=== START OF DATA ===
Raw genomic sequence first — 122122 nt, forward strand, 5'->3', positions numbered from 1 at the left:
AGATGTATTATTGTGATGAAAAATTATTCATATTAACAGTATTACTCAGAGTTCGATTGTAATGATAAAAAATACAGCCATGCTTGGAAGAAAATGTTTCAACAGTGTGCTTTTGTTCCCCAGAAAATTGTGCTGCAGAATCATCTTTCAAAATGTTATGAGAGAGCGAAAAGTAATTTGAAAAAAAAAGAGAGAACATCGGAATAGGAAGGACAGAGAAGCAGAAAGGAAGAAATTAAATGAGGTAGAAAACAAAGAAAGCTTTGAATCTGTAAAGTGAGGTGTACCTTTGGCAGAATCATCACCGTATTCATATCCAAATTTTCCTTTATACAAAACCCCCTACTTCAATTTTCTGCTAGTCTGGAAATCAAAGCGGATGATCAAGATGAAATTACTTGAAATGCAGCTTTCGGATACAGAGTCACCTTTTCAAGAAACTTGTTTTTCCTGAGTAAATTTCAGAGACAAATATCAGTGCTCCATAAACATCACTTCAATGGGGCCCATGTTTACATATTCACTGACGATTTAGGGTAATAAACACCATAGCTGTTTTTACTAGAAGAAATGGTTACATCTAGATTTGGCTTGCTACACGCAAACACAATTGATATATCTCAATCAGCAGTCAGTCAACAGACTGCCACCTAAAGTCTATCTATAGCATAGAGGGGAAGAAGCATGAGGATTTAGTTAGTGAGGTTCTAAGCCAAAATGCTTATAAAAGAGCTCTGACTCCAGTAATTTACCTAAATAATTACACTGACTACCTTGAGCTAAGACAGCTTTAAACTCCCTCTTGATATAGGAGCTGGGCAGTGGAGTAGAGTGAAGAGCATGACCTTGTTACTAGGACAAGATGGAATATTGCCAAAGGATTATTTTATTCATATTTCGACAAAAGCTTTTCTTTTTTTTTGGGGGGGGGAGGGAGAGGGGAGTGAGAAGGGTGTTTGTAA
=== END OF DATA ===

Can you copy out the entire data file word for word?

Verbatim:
Raw genomic sequence first — 122122 nt, forward strand, 5'->3', positions numbered from 1 at the left:
AGATGTATTATTGTGATGAAAAATTATTCATATTAACAGTATTACTCAGAGTTCGATTGTAATGATAAAAAATACAGCCATGCTTGGAAGAAAATGTTTCAACAGTGTGCTTTTGTTCCCCAGAAAATTGTGCTGCAGAATCATCTTTCAAAATGTTATGAGAGAGCGAAAAGTAATTTGAAAAAAAAAGAGAGAACATCGGAATAGGAAGGACAGAGAAGCAGAAAGGAAGAAATTAAATGAGGTAGAAAACAAAGAAAGCTTTGAATCTGTAAAGTGAGGTGTACCTTTGGCAGAATCATCACCGTATTCATATCCAAATTTTCCTTTATACAAAACCCCCTACTTCAATTTTCTGCTAGTCTGGAAATCAAAGCGGATGATCAAGATGAAATTACTTGAAATGCAGCTTTCGGATACAGAGTCACCTTTTCAAGAAACTTGTTTTTCCTGAGTAAATTTCAGAGACAAATATCAGTGCTCCATAAACATCACTTCAATGGGGCCCATGTTTACATATTCACTGACGATTTAGGGTAATAAACACCATAGCTGTTTTTACTAGAAGAAATGGTTACATCTAGATTTGGCTTGCTACACGCAAACACAATTGATATATCTCAATCAGCAGTCAGTCAACAGACTGCCACCTAAAGTCTATCTATAGCATAGAGGGGAAGAAGCATGAGGATTTAGTTAGTGAGGTTCTAAGCCAAAATGCTTATAAAAGAGCTCTGACTCCAGTAATTTACCTAAATAATTACACTGACTACCTTGAGCTAAGACAGCTTTAAACTCCCTCTTGATATAGGAGCTGGGCAGTGGAGTAGAGTGAAGAGCATGACCTTGTTACTAGGACAAGATGGAATATTGCCAAAGGATTATTTTATTCATATTTCGACAAAAGCTTTTCTTTTTTTTTGGGGGGGGGAGGGAGAGGGGAGTGAGAAGGGTGTTTGTAA